Newly developed photoacoustic microscopy uses vibrations generated when light is absorbed and captures images of cells or blood vessels. This development has increased the possibility of peering inside the body without contrast agents.
However, obtaining super-resolution images has been limited due to the difficulty of focusing light into a small, single point with a lens. Recently, a POSTECH research team has opened a new horizon in the development of a super-resolution photoacoustic microscopy system by using fibers instead of lenses.
A POSTECH research team led by Professor Chulhong Kim, Dr. Byullee Park, and Ph.D. candidate Moongyu Han has successfully acquired images of photoacoustic signals using a near-field optical fiber for the first time.
When using a photoacoustic microscopy, light is usually collected into the lens at a certain distance between the light source and the sample; however, due to diffraction limitations, collecting light at a single point has been challenging.
To overcome this issue, the research team developed a microscopy system that maintains the distance between the light source and the sample in the near-field range (tens of nm) where the diffraction phenomenon does not occur by using a tapered fiber with a diameter of tens of nanometers.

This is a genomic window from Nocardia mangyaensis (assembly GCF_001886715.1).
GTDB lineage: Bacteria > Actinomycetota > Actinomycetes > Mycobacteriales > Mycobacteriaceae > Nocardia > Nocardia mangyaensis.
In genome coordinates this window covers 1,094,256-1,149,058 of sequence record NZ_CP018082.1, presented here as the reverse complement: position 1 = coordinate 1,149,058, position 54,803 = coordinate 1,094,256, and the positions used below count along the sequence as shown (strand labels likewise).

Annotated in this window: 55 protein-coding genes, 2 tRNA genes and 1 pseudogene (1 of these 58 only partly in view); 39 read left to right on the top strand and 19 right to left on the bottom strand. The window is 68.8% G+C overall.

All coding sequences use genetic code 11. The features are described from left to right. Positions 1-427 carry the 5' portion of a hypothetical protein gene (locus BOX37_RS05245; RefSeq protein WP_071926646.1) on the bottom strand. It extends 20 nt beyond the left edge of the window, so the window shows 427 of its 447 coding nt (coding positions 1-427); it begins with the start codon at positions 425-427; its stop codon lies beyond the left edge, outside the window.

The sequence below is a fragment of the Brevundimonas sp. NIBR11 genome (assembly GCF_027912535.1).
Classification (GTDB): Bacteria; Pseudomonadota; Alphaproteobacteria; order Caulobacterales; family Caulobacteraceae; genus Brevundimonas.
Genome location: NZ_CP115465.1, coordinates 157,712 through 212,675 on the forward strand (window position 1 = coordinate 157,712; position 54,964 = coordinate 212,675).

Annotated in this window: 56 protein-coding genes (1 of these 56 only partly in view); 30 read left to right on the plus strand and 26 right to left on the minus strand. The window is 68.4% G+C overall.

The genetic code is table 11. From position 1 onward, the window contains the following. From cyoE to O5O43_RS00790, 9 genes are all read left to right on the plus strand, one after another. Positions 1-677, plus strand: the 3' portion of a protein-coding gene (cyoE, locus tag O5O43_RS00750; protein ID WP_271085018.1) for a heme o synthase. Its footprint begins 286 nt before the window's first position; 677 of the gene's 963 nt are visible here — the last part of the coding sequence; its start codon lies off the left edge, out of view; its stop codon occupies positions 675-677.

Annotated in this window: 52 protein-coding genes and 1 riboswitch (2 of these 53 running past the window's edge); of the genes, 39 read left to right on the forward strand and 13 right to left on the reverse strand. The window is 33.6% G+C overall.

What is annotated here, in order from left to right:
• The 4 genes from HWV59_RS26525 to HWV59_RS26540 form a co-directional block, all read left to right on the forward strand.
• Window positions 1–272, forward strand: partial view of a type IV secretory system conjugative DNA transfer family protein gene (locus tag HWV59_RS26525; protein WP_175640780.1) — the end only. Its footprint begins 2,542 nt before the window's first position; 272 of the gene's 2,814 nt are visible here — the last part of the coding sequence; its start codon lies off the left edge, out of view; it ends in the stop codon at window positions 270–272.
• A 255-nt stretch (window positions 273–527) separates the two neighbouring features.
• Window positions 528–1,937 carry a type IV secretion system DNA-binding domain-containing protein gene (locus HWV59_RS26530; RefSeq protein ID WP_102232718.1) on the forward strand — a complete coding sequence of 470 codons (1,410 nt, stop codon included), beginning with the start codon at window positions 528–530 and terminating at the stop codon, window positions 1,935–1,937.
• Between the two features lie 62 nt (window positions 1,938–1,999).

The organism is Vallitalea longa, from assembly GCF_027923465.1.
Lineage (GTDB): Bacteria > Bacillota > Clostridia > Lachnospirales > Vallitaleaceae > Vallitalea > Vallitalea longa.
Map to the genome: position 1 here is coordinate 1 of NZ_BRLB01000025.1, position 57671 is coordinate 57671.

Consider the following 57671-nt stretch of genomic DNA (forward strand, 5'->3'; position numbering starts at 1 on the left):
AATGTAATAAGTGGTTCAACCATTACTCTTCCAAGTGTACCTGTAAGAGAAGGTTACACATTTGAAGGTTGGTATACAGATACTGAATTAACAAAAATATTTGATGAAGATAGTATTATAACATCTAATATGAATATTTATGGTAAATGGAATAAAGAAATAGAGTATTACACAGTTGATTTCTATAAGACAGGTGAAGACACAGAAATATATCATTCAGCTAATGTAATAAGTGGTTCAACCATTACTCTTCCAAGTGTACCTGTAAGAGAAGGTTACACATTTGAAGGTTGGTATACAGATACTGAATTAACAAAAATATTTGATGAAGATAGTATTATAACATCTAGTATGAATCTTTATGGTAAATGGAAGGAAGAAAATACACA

Published in Laser & Photonics Reviews, this is the first study to apply a noncoated fiber to the photoacoustic microscopy. As the metallic component had an impact on the photoacoustic signals, conventional metallic-coated tapered fibers could not be used for photoacoustic microscopy.
As a result of the study, an evanescent wave was generated at the end of the optical fiber, and the images of the sample were acquired with a resolution of 1.0 ± 0.3 micrometers. This resolution is sufficient for cellular imaging, including red blood cells.
The findings from the study are an achievement that will be the cornerstone for the development of a super-resolution photoacoustic microscopy using optical tapered fibers. It can be used as a research instrument to study the fundamental life phenomena that form the basis of diseases, including cardiovascular disease and cancer.